With eight months until voters hit the polls, the re-election of looks more likely than ever, thanks to the escalating recovery of the stock market and economy, say analysts, and may soon make the bad times of 2009 and 2010 the distant past for many voters.
"The president's position has improved greatly due to the performance of the economy and the stock market," says Bill Frenzel, a 10-term, moderate GOP congressman from Minnesota, now with the Brookings Institution.
Similar circumstances helped Presidents Ronald Reagan and George W. Bush win re-election, but Obama may have an additional edge in that his Oval Office predecessors had recessions begin on their watch.
"From the beginning the odds were in his favor," says Robert Brusca, chief economist at FAO Economics. "The long recession started just before his term, and whatever happened in the first six months certainly had little of anything to do with his administration. The cards are now stacking up really nice for him."
The economy, though hardly hearty, grew at an annual rate of 3.0 percent in the fourth quarter of 2011, and is looking stronger on a broad scale than at any other time since Obama's election, say economists; and the stock market's long bull run, which petered out in the second half of 2011, was back on track in the first two months of the year.
The February jobs report issued Friday capped a week of encouraging economic data.
Many expect the trend to continue through the November election.
"The unemployment rate will be lower, employment will be back, manufacturing employment looks like its expanding for the first time in decades," says Lawrence White, a former White House economist and regulator who served under Democrats and Republicans and now a professor at NYU's Stern School of Business.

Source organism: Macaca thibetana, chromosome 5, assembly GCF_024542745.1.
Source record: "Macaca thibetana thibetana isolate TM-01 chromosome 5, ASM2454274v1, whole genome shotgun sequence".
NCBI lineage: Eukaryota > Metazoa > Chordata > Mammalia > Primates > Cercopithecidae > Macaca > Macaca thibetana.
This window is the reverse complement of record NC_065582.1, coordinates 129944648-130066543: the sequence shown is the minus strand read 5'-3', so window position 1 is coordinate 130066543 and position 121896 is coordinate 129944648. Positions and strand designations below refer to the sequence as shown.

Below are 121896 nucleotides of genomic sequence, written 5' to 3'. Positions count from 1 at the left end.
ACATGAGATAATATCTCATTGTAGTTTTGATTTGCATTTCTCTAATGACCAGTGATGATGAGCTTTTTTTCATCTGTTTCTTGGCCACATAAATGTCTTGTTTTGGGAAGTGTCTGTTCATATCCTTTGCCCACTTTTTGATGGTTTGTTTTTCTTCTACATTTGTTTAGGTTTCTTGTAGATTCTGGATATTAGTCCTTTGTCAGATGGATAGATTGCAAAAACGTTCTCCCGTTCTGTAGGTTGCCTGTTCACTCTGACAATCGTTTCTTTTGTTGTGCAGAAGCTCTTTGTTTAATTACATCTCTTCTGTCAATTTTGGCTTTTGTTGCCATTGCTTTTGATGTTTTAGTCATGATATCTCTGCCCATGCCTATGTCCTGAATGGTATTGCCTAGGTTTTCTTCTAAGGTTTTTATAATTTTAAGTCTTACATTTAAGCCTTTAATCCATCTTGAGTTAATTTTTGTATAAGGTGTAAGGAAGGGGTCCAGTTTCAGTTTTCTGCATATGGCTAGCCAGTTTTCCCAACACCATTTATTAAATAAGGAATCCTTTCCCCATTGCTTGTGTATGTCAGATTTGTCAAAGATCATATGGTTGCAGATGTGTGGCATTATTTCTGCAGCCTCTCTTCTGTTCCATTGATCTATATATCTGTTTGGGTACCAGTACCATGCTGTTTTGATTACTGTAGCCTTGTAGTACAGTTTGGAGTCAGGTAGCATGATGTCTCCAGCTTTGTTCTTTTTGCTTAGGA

Of course, many analysts are quick to warn that Obama's momentum could be slowed or derailed by various events, such as Iran blocking the Straight of Hormuz, another eruption in the E.U. debt crisis or even $5 a gallon gasoline.
A closer look at the progression of the stock market, labor market and overall economy shows Obama will have ample positive comparisons to make without stretching the truth in the slightest.
Jobs, in particular, can be an Achilles' heel for incumbents, but like Bush in 2004, the Obama administration is overcoming the perception of owning a jobless recovery, thanks partly to what appears to be a structural change in the economic cycle.
"We’ve had job growth occurring well into the recovery in the last three recoveries," says Brusca, who adds that the bulk of job creation has shifted recently from manufacturing to services.
Jobs, Jobs, Jobs
Payrolls have increased 12-straight months for a total of 1.7 million jobs, and at 132,166,000 are now just 1.5 million below the February 2009 level of 133,652,000, Obama's first full month in office, according to Bureau of Labor Statistics data. The data wasreleased before Friday's unemployment report, which showed that 227,000 jobs were added in February while the unemployment rate held at 8.3 percent.
That's essentially how the labor market played out for Bush in the run-up to the November 2004 election.
What's more, if job creation continues at the 12-month average of some 142,000, more than 1.1 million jobs will be added by Election Day.
"He’s lucky that the recovery has taken so long, coming now rather than a year ago," says White.
"If we create 200,000 month, which is plausible, that puts him in a good position," says Dean Baker, co-director of the Center for Economic And Policy Analysis.
Baker's number may sound hypothetical, but many private-sector economists, including Brusca, expect average monthly job growth of that or more during the rest of 2012.